OLR Bill Analysis
AN ACT CONCERNING STATE AGENCY COMPLIANCE WITH PROBATE COURT ORDERS.
This bill requires state agencies to recognize, apply, and enforce any probate court orders, denials, or decrees that apply to agency determinations in contested cases. It allows state agencies aggrieved by such a probate court decision to appeal to Hartford Superior Court.
It appears that the bill is not limited to cases where a state agency is a party to probate court proceedings.
EFFECTIVE DATE: October 1, 2016
STATE AGENCY APPEALS OF PROBATE DECISIONS
Under the bill, state agency appeals of probate decisions must generally follow the same procedures as apply to most other probate appeals. But unlike most probate appeals, state agency appeals under the bill must be brought to Hartford Superior Court, rather than the Superior Court in the judicial district where the probate court is located.
Also, as is currently the case for certain probate appeals, the bill:
1. requires hearings on such an appeal to begin within 90 days after the appeal is filed, unless the probate court or Superior Court has granted a stay and
2. prohibits the Superior Court from referring the appeal to a special assignment probate judge.
Under the bill, a “state agency” refers to an agency as defined in the Uniform Administrative Procedure Act (UAPA). The bill also uses the UAPA's definition of contested case.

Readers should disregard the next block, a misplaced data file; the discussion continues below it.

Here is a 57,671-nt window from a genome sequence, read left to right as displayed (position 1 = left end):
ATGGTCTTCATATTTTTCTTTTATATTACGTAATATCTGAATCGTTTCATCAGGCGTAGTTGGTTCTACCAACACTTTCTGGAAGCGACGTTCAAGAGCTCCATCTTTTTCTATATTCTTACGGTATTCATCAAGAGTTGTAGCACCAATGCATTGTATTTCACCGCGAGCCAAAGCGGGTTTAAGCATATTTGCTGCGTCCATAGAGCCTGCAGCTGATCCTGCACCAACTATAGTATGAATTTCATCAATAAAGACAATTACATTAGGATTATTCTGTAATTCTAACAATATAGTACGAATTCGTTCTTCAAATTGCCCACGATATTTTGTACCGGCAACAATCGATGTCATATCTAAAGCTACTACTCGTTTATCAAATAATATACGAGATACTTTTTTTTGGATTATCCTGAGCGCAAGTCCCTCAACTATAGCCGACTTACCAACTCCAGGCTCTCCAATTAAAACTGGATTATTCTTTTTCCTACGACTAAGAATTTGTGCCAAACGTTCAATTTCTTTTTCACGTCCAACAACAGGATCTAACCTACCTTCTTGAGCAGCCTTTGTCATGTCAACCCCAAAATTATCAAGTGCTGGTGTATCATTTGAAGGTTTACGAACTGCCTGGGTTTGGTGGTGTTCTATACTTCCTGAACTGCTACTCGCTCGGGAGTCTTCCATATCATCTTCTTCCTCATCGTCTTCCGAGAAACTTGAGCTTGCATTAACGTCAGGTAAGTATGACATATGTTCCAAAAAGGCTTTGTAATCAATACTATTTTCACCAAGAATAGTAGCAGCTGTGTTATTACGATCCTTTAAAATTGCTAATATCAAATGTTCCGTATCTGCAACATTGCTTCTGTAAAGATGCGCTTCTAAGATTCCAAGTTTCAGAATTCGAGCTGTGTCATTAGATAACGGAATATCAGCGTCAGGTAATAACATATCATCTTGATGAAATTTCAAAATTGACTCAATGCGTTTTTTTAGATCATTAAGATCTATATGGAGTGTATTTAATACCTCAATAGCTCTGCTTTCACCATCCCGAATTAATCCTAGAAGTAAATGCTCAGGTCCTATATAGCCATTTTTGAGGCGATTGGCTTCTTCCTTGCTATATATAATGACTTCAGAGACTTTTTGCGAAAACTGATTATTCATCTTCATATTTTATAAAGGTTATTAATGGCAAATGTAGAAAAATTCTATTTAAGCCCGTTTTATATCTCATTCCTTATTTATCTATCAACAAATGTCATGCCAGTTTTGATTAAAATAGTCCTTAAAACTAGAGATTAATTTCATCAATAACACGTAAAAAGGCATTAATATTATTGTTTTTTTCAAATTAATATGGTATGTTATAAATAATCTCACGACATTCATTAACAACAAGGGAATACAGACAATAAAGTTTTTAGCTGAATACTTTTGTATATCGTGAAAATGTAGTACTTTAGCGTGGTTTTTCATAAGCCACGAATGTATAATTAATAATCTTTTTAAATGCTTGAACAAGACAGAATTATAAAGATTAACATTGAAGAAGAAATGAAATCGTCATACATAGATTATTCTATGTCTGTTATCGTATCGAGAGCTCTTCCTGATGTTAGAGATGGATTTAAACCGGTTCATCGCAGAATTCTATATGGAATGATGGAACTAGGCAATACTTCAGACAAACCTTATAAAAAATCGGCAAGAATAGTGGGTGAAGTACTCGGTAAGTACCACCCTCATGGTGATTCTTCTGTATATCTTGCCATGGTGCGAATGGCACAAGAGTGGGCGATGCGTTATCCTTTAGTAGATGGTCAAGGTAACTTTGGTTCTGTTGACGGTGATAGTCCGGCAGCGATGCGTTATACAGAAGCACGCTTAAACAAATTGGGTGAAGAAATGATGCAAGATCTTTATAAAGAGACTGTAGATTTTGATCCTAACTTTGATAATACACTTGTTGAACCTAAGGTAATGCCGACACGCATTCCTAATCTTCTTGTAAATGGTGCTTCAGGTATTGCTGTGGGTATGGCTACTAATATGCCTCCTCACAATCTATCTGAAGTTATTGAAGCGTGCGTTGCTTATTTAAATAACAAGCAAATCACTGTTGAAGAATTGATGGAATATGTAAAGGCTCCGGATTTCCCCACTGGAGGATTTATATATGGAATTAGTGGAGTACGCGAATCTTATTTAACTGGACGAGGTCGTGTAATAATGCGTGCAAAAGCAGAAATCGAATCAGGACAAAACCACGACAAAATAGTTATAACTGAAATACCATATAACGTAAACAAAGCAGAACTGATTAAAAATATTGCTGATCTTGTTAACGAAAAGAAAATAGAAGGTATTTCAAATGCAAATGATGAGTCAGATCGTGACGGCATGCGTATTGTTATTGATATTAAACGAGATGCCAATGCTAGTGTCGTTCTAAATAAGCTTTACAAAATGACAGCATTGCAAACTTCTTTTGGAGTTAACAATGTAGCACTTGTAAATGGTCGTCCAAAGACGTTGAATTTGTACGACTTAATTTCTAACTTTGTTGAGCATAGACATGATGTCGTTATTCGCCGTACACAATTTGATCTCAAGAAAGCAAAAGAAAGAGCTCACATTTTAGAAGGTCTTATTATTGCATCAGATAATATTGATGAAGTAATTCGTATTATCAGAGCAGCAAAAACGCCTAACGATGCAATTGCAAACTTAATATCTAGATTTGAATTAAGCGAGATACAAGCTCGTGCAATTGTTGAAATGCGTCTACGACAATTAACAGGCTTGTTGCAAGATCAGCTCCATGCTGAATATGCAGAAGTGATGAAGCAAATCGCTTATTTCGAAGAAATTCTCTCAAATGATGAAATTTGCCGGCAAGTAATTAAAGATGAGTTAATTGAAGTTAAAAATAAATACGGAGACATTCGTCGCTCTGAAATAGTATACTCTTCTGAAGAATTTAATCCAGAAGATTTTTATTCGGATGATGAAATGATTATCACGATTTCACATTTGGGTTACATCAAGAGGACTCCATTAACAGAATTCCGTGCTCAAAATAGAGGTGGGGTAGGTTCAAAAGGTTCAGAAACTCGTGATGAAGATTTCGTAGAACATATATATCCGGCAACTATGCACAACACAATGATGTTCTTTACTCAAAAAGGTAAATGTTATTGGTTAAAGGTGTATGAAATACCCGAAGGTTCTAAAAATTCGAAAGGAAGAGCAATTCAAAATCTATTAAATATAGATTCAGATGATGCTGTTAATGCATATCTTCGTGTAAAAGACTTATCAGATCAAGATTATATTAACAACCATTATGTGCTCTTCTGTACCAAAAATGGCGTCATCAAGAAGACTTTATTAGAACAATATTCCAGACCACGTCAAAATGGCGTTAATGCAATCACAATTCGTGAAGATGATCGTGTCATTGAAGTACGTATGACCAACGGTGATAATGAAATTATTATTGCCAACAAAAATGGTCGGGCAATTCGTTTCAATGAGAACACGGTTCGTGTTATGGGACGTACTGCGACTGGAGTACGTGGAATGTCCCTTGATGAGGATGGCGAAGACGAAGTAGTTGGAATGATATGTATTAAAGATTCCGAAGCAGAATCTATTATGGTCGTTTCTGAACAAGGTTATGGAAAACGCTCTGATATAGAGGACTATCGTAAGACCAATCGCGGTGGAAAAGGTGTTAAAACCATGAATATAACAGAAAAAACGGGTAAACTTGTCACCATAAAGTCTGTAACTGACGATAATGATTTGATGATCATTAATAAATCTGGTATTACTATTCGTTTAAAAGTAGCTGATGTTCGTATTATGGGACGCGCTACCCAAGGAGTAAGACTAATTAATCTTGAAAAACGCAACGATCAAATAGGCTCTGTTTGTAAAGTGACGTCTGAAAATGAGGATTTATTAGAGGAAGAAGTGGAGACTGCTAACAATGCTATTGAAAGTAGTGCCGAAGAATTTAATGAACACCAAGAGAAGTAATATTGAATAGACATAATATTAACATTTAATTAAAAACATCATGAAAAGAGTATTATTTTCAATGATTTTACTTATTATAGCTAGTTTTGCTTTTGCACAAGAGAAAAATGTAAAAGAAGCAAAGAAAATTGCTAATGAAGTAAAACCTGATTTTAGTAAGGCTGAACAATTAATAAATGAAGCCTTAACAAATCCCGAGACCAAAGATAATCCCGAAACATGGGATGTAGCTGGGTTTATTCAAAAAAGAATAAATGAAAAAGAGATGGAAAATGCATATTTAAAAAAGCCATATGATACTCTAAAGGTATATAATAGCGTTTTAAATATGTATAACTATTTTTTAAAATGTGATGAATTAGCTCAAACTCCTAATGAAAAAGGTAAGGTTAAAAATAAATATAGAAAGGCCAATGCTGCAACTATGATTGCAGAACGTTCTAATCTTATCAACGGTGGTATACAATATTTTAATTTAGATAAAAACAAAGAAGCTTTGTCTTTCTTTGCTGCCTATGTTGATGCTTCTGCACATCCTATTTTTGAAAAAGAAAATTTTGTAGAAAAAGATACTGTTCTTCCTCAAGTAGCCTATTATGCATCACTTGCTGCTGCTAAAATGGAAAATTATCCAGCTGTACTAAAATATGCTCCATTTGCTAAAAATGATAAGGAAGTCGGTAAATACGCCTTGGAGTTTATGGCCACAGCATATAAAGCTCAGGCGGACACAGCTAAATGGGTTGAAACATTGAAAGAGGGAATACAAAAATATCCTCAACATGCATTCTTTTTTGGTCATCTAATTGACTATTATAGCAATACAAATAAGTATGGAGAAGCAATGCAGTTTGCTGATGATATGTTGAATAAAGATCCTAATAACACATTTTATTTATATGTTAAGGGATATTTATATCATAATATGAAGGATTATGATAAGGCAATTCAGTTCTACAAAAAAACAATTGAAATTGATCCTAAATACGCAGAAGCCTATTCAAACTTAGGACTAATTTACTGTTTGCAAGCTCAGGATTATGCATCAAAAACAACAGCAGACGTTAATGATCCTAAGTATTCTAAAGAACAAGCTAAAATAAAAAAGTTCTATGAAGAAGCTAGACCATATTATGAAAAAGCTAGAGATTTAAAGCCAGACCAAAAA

Under the UAPA, an agency is a state board, commission, department, or officer authorized by law to make regulations or to determine contested cases. The term does not include the House, Senate, or any legislative committee; courts; the Council on Probate Judicial Conduct; the governor, lieutenant governor, or attorney general; town or regional boards of education; or automobile dispute settlement panels.
A contested case is a proceeding in which a party's legal rights, duties, or privileges are required by state statute or regulation to be determined by an agency after an opportunity for a hearing or in which a hearing is held. The term specifically includes rate-making, price fixing, and licensing. It does not include proceedings on a petition for a declaratory ruling, hearings on proposed agency regulations, or hearings conducted by the Department of Correction or the Board of Pardons and Paroles (CGS § 4-166).